How Can I Be Happy?
The question should be, “What is it that’s making me unhappy?”
If we recognise that we are not happy, we must innately know what true happiness is. Not knowing that we are intrinsically happy causes problems. The important point is that these problems – or impurities – can be removed. It is actually our hanging onto these impurities that is the problem, rather than the problems themselves. Life can be pure and simple, with every moment enjoyed, even in adversity.
The word ‘happiness’ can be misleading as it has two connotations: pleasure and contentment. These are not the same as each other: one suggests a bubbling and the other, stillness. The bubbling gives us a feeling of excitement, which doesn’t last and so we keep looking for more. Stillness – or rather, contentment – is the flatline of stability in which we just see.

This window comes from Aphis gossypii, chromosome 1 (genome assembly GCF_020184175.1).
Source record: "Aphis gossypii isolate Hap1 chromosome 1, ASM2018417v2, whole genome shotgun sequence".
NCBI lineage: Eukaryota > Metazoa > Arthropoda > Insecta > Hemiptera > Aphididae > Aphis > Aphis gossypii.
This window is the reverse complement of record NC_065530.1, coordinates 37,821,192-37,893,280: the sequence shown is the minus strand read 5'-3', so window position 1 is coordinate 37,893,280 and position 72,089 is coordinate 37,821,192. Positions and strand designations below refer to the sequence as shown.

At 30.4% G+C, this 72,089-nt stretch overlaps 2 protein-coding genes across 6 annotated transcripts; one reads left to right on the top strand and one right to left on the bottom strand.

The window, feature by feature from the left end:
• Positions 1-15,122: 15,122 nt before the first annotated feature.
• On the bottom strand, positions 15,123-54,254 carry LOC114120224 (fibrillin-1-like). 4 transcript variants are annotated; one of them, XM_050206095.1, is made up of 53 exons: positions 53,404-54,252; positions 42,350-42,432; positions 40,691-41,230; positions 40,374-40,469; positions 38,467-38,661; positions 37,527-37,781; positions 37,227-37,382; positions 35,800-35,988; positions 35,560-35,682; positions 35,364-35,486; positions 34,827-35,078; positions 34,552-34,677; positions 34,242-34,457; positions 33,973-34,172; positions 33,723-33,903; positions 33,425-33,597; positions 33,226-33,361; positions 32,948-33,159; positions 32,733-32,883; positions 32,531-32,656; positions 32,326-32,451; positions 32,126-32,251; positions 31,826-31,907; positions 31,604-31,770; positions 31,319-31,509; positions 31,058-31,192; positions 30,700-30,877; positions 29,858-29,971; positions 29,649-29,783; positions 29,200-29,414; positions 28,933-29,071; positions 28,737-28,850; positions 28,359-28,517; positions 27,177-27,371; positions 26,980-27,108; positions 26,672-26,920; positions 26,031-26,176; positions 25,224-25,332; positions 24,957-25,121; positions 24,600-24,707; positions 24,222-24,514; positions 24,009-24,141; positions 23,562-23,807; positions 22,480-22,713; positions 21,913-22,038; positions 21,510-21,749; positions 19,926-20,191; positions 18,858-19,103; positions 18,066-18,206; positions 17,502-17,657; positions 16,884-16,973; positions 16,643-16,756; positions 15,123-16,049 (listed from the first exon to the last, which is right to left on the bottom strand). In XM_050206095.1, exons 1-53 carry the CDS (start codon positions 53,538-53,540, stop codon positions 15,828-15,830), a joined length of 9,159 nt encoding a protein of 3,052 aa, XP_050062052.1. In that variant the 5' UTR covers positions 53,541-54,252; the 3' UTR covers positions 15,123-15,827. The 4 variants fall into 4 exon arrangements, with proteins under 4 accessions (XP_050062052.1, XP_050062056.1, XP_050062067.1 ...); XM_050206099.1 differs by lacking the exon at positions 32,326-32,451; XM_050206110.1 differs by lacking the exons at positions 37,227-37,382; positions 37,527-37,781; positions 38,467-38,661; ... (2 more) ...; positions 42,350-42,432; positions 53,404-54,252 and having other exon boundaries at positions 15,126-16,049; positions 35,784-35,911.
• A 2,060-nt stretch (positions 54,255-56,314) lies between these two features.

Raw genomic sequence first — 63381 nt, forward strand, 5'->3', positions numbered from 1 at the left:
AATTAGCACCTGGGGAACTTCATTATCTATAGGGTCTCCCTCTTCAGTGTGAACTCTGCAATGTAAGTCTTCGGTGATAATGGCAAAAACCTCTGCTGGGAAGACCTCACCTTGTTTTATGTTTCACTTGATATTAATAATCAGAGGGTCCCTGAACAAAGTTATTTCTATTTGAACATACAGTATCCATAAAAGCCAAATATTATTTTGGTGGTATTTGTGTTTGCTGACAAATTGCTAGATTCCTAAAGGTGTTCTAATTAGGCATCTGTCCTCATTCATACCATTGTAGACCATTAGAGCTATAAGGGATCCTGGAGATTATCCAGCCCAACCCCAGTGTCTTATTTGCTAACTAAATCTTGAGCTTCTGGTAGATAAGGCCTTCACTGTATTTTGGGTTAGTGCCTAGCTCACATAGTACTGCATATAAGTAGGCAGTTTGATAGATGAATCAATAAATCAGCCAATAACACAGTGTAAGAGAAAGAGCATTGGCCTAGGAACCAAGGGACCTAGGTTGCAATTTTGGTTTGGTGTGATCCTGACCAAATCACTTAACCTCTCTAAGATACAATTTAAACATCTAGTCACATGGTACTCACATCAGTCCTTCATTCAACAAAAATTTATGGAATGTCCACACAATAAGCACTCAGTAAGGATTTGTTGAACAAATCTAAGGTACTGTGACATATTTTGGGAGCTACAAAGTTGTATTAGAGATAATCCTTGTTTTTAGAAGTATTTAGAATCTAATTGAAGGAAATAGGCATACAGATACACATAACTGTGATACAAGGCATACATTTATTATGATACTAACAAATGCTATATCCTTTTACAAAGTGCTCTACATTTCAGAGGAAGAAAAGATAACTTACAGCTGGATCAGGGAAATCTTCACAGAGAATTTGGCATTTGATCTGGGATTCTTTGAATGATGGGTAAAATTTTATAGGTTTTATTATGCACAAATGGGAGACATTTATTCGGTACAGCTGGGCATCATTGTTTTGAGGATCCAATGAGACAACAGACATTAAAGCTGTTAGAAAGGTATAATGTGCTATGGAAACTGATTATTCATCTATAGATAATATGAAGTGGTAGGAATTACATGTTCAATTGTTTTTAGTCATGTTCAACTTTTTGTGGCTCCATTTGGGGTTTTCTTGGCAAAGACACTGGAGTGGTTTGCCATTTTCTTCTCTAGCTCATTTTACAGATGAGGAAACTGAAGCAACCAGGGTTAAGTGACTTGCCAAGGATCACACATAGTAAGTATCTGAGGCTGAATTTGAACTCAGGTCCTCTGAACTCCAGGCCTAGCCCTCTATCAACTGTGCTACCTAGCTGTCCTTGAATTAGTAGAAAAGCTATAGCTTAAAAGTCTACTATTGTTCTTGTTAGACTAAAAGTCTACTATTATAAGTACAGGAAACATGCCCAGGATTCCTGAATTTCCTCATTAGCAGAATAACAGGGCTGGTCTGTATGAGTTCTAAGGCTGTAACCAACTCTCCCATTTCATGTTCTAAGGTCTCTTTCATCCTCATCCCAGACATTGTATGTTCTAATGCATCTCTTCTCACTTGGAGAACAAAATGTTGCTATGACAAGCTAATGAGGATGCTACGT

All we want is to return to something we innately know. True happiness is an unshakeable, objective reality, especially under adverse conditions.
We are addicted to the fizz however, and ignore our natural joy of contentment. We don’t have to feel guilty about this; it’s a lifetime’s work. We are being pulled this way and that, away from happiness. We panic and are confused, and life becomes complicated: this is not a happy place in which to be. When we ignore inner values, we can become destructive.
At every moment, knowingness has a choice
either to look for happiness,
or to be happiness.
You are your own master.